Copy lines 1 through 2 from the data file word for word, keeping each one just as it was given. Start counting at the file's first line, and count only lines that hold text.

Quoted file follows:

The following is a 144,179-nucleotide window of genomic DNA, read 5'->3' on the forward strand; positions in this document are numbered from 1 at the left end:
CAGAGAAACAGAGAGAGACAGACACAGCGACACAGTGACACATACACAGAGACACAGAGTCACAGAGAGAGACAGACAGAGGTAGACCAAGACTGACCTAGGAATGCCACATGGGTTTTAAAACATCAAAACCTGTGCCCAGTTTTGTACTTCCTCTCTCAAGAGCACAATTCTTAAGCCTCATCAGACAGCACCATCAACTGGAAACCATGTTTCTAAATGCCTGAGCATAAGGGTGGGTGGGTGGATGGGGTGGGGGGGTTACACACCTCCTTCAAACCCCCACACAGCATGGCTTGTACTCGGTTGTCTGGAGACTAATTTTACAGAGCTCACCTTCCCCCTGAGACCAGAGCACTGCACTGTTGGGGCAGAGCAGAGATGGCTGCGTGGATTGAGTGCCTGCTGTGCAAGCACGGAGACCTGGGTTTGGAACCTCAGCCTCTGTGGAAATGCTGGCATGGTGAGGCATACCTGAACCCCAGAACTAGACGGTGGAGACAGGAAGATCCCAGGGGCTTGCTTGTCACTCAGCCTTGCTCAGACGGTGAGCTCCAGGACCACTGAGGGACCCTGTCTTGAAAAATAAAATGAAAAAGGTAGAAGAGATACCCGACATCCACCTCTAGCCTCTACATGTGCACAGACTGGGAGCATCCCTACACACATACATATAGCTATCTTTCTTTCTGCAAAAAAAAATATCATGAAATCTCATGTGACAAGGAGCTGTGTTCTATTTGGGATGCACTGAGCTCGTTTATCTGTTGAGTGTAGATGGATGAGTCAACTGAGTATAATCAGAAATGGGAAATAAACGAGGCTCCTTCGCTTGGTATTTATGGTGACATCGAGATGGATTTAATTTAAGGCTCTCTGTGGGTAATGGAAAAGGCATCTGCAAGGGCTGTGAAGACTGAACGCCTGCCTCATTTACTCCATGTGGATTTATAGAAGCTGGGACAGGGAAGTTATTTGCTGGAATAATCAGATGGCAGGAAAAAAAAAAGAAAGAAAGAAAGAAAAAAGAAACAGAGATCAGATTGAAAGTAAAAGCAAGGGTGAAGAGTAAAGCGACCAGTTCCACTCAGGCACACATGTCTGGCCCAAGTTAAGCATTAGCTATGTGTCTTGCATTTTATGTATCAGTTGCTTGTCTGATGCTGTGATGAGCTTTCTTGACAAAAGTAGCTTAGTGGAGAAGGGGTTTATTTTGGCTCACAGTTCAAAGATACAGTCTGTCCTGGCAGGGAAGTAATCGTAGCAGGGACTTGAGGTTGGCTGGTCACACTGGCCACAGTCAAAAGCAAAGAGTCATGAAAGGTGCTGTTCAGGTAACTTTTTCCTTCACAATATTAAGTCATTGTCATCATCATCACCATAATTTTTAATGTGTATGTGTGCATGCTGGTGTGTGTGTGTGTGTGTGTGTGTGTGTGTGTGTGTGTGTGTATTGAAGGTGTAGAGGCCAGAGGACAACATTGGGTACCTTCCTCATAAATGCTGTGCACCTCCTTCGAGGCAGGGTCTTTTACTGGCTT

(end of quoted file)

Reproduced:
The following is a 144,179-nucleotide window of genomic DNA, read 5'->3' on the forward strand; positions in this document are numbered from 1 at the left end:
CAGAGAAACAGAGAGAGACAGACACAGCGACACAGTGACACATACACAGAGACACAGAGTCACAGAGAGAGACAGACAGAGGTAGACCAAGACTGACCTAGGAATGCCACATGGGTTTTAAAACATCAAAACCTGTGCCCAGTTTTGTACTTCCTCTCTCAAGAGCACAATTCTTAAGCCTCATCAGACAGCACCATCAACTGGAAACCATGTTTCTAAATGCCTGAGCATAAGGGTGGGTGGGTGGATGGGGTGGGGGGGTTACACACCTCCTTCAAACCCCCACACAGCATGGCTTGTACTCGGTTGTCTGGAGACTAATTTTACAGAGCTCACCTTCCCCCTGAGACCAGAGCACTGCACTGTTGGGGCAGAGCAGAGATGGCTGCGTGGATTGAGTGCCTGCTGTGCAAGCACGGAGACCTGGGTTTGGAACCTCAGCCTCTGTGGAAATGCTGGCATGGTGAGGCATACCTGAACCCCAGAACTAGACGGTGGAGACAGGAAGATCCCAGGGGCTTGCTTGTCACTCAGCCTTGCTCAGACGGTGAGCTCCAGGACCACTGAGGGACCCTGTCTTGAAAAATAAAATGAAAAAGGTAGAAGAGATACCCGACATCCACCTCTAGCCTCTACATGTGCACAGACTGGGAGCATCCCTACACACATACATATAGCTATCTTTCTTTCTGCAAAAAAAAATATCATGAAATCTCATGTGACAAGGAGCTGTGTTCTATTTGGGATGCACTGAGCTCGTTTATCTGTTGAGTGTAGATGGATGAGTCAACTGAGTATAATCAGAAATGGGAAATAAACGAGGCTCCTTCGCTTGGTATTTATGGTGACATCGAGATGGATTTAATTTAAGGCTCTCTGTGGGTAATGGAAAAGGCATCTGCAAGGGCTGTGAAGACTGAACGCCTGCCTCATTTACTCCATGTGGATTTATAGAAGCTGGGACAGGGAAGTTATTTGCTGGAATAATCAGATGGCAGGAAAAAAAAAAGAAAGAAAGAAAGAAAAAAGAAACAGAGATCAGATTGAAAGTAAAAGCAAGGGTGAAGAGTAAAGCGACCAGTTCCACTCAGGCACACATGTCTGGCCCAAGTTAAGCATTAGCTATGTGTCTTGCATTTTATGTATCAGTTGCTTGTCTGATGCTGTGATGAGCTTTCTTGACAAAAGTAGCTTAGTGGAGAAGGGGTTTATTTTGGCTCACAGTTCAAAGATACAGTCTGTCCTGGCAGGGAAGTAATCGTAGCAGGGACTTGAGGTTGGCTGGTCACACTGGCCACAGTCAAAAGCAAAGAGTCATGAAAGGTGCTGTTCAGGTAACTTTTTCCTTCACAATATTAAGTCATTGTCATCATCATCACCATAATTTTTAATGTGTATGTGTGCATGCTGGTGTGTGTGTGTGTGTGTGTGTGTGTGTGTGTGTGTGTGTGTATTGAAGGTGTAGAGGCCAGAGGACAACATTGGGTACCTTCCTCATAAATGCTGTGCACCTCCTTCGAGGCAGGGTCTTTTACTGGCTT